Alexah Rogge 

WASHINGTON, D.C. – Congressman Fulcher has taken several recent actions to oppose the return of earmarks-- including signing a pledge to Idahoans not to use earmarks.  

These actions are in response to recent efforts by Democrats to reinstate earmarks through a new name: “Community Project Funding.” A majority of Republican members have voiced concerns with the return of this extra spending-- particularly while the 2020 budget deficit stands in the trillions, and over $27 trillion in total national debt.

Joining over 30 US Senators and Congressmembers, Congressman Fulcher first sent  a letter to the Senate and House Appropriations Committees to oppose the return of earmarks under the term “member-directed spending.” 

On March 17th, Congressman Fulcher sent a second letter with 17 of his Republican colleagues, this time addressed to Speaker Nancy Pelosi. The letter is a pledge against requesting earmarked money. 

At any time-- but particularly when we are staring at over $27 trillion in total national debt -- it is plain wrong to suggest adding new ways to spend taxpayer dollars on local pet-projects for certain members or lobbyists. Already, we saw in the recent Biden COVID ‘relief’ package, much of the spending represented special interests and wish list items such as $600 million to Nancy Pelosi’s home of San Francisco, ignoring the specific relief for those struggling during the pandemic. This was done without the earmarks provision, but you can only imagine how quickly this pet-project spending would accrue with the earmark option put back into place,” commented Congressman Fulcher. “I introduced the One Subject At A Time Act to eliminate these massive bills which hide further waste and pet projects. Earmarks intend to do the opposite, and if enacted again, will continue the culture of pork-barrel spending and ‘backroom deals.”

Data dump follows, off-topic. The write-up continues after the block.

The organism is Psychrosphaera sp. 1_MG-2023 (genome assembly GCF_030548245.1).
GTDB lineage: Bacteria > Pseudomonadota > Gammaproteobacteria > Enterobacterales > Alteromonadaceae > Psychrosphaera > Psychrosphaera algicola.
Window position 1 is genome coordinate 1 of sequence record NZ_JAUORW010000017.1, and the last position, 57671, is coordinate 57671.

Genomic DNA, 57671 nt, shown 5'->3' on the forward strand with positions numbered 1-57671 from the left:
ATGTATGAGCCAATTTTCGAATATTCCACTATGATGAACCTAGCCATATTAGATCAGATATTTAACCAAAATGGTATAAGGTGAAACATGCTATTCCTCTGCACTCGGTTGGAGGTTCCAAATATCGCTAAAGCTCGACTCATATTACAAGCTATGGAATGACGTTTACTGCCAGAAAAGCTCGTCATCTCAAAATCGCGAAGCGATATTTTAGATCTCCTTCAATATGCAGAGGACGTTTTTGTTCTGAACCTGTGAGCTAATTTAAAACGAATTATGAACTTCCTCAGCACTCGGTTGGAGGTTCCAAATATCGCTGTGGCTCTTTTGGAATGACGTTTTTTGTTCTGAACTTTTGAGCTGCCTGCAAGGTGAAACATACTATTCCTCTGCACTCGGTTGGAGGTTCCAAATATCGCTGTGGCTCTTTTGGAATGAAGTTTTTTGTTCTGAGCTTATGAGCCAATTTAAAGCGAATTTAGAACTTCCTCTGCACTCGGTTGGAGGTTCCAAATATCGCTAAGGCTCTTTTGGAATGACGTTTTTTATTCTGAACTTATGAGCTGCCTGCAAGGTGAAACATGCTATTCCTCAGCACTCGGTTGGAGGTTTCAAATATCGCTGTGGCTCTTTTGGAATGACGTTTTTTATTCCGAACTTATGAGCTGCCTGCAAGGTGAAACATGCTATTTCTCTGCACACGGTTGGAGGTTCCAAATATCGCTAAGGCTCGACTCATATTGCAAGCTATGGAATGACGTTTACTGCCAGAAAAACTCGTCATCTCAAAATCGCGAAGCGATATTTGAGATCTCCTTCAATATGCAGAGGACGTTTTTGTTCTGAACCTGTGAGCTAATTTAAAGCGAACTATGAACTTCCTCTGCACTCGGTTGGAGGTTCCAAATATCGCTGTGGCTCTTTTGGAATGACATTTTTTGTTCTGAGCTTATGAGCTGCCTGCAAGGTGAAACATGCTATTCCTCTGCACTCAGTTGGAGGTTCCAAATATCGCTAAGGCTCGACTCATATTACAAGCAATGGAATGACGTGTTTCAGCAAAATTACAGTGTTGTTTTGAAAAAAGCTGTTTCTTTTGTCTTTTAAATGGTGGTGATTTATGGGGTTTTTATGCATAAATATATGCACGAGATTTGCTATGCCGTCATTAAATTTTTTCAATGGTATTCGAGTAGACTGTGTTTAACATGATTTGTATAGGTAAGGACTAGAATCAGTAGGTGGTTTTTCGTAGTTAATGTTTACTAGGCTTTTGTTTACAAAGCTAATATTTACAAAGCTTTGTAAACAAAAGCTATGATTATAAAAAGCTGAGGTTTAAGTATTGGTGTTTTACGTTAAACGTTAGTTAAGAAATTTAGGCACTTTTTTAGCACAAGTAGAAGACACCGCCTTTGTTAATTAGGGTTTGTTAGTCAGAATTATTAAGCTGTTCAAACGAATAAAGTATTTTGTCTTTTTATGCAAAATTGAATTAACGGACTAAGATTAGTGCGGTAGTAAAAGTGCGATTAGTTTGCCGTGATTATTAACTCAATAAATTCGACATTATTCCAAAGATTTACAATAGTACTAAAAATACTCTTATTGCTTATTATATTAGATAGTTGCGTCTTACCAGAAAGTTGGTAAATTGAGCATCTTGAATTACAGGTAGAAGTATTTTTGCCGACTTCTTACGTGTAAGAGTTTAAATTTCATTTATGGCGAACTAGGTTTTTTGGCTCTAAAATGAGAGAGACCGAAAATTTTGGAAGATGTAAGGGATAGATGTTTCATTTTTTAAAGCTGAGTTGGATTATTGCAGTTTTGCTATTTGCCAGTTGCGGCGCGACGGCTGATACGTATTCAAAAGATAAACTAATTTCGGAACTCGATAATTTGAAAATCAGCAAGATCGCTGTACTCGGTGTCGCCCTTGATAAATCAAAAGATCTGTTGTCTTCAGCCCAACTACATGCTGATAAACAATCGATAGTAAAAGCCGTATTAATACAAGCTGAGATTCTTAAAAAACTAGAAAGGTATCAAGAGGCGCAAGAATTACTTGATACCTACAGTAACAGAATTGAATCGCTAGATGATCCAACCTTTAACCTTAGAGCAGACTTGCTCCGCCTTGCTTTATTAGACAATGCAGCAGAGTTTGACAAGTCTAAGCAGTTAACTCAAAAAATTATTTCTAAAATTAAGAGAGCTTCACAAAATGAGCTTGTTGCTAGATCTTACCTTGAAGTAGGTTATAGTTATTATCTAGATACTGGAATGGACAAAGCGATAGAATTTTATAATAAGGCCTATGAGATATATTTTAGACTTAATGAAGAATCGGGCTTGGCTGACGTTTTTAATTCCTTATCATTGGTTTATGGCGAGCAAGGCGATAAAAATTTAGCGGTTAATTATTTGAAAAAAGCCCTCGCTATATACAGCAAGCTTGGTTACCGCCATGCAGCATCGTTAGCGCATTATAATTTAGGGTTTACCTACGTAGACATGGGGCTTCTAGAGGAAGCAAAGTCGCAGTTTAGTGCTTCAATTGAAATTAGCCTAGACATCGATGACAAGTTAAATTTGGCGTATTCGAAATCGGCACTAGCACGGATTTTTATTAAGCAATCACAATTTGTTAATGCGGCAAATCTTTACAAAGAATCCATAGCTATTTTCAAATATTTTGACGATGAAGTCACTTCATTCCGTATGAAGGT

The earmark provision, a part of a large spending bill that allocates money for a specific location, project, or institution, usually within a specific Member’s district, began in the 1990s and quickly accelerated in the 2000s. Discretionary spending, which is allocated by the House and Senate Appropriations Committees, allowed the earmark process to provide funds it appropriates to be spent on specific projects. Between 1994 and 2011, earmarks increased by 282% each year to nearly 16,000. Several former Members of Congress have been convicted of crimes related to earmarks including written out “bribe menus” to show how much different levels of earmarks would cost, and using taxpayer funds to pay illegal loans. Lobbyists have also gone to prison due to earmarks for bribing Members with campaign donations, gifts, and trips in order to secure funding. In 2011, Congress banned the process after a poll in 2010 revealed 79% of respondents saw earmarks as “not acceptable” - including 71% of Democrats and 89% of Republicans.